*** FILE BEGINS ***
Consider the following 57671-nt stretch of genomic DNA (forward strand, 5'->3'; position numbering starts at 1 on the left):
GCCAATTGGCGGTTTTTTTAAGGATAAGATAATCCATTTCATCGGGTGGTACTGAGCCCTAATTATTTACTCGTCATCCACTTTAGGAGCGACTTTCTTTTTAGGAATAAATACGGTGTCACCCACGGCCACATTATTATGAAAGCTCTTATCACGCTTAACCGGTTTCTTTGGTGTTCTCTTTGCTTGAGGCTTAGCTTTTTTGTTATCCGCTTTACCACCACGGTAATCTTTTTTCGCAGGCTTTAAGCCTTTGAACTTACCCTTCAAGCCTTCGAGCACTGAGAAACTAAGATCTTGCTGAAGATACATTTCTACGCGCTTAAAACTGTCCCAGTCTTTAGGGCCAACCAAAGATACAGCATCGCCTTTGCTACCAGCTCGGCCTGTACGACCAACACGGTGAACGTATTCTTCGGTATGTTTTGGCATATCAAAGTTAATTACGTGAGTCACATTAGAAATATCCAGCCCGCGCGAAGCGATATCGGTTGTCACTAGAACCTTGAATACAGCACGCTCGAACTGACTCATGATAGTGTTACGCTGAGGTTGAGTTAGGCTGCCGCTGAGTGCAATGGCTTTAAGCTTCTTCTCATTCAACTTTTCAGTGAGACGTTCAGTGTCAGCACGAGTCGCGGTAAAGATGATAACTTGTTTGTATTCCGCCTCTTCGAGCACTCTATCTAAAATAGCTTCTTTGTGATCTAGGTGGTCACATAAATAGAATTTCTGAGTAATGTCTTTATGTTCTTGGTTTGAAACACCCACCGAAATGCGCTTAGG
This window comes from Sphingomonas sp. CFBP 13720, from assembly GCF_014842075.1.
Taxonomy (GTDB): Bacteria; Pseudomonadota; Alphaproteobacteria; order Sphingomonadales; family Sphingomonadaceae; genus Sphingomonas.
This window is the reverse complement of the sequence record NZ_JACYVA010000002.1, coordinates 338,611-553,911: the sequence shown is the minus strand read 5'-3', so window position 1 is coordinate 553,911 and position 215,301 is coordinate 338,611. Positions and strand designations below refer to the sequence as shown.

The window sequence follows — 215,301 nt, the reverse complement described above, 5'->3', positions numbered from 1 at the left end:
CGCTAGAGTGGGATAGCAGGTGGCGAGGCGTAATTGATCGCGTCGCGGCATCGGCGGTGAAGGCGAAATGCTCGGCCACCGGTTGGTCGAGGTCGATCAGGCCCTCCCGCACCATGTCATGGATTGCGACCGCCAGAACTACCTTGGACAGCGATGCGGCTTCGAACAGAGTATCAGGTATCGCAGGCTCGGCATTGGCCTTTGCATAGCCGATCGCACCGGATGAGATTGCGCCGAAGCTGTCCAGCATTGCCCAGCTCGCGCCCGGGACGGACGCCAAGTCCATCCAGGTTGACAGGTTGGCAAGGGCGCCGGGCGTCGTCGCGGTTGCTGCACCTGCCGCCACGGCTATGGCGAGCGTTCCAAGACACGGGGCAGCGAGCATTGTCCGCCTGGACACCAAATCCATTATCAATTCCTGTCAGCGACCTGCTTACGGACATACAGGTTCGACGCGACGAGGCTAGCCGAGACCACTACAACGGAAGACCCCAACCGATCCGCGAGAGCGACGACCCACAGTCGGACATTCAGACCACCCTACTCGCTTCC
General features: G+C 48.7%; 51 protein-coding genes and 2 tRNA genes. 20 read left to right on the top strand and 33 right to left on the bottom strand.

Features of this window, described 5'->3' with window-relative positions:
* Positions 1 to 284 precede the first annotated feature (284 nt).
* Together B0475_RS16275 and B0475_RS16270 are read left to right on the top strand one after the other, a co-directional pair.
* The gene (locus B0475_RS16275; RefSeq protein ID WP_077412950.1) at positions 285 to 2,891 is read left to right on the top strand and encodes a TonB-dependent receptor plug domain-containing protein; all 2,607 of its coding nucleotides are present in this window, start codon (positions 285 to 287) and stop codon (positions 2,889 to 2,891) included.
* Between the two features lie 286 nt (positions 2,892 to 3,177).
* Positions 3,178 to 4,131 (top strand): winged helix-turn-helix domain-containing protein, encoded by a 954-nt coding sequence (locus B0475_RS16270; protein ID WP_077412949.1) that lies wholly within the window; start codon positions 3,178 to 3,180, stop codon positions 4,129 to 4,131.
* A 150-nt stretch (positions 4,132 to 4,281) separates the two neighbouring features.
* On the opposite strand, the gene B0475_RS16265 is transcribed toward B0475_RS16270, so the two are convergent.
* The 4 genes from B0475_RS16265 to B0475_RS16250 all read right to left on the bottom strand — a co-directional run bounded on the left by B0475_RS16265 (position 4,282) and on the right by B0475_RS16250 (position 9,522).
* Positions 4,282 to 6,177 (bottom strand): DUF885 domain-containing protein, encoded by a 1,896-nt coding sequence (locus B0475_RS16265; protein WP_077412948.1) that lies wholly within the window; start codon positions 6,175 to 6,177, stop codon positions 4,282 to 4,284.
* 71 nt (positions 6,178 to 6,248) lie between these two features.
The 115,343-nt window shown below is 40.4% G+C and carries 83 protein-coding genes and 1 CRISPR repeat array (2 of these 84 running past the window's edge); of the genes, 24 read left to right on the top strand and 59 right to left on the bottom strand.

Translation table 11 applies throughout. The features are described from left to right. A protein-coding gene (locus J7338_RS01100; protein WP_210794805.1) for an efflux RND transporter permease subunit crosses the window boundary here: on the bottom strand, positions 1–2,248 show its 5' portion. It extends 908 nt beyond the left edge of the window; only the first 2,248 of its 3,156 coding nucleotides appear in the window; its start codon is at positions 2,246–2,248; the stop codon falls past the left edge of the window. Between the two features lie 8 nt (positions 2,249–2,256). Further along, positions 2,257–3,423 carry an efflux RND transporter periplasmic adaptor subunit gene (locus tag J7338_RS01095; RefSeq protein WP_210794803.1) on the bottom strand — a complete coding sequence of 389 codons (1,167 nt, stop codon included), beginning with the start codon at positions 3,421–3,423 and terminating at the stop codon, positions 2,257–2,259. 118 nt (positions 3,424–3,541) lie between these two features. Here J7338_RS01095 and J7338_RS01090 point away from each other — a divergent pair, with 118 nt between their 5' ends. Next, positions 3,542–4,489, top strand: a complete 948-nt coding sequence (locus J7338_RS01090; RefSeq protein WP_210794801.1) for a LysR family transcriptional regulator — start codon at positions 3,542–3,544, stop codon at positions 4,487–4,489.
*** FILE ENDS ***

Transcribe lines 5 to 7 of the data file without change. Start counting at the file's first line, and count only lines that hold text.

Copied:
This window is the reverse complement of the sequence record NZ_JACYVA010000002.1, coordinates 338,611-553,911: the sequence shown is the minus strand read 5'-3', so window position 1 is coordinate 553,911 and position 215,301 is coordinate 338,611. Positions and strand designations below refer to the sequence as shown.

The window sequence follows — 215,301 nt, the reverse complement described above, 5'->3', positions numbered from 1 at the left end:
CGCTAGAGTGGGATAGCAGGTGGCGAGGCGTAATTGATCGCGTCGCGGCATCGGCGGTGAAGGCGAAATGCTCGGCCACCGGTTGGTCGAGGTCGATCAGGCCCTCCCGCACCATGTCATGGATTGCGACCGCCAGAACTACCTTGGACAGCGATGCGGCTTCGAACAGAGTATCAGGTATCGCAGGCTCGGCATTGGCCTTTGCATAGCCGATCGCACCGGATGAGATTGCGCCGAAGCTGTCCAGCATTGCCCAGCTCGCGCCCGGGACGGACGCCAAGTCCATCCAGGTTGACAGGTTGGCAAGGGCGCCGGGCGTCGTCGCGGTTGCTGCACCTGCCGCCACGGCTATGGCGAGCGTTCCAAGACACGGGGCAGCGAGCATTGTCCGCCTGGACACCAAATCCATTATCAATTCCTGTCAGCGACCTGCTTACGGACATACAGGTTCGACGCGACGAGGCTAGCCGAGACCACTACAACGGAAGACCCCAACCGATCCGCGAGAGCGACGACCCACAGTCGGACATTCAGACCACCCTACTCGCTTCC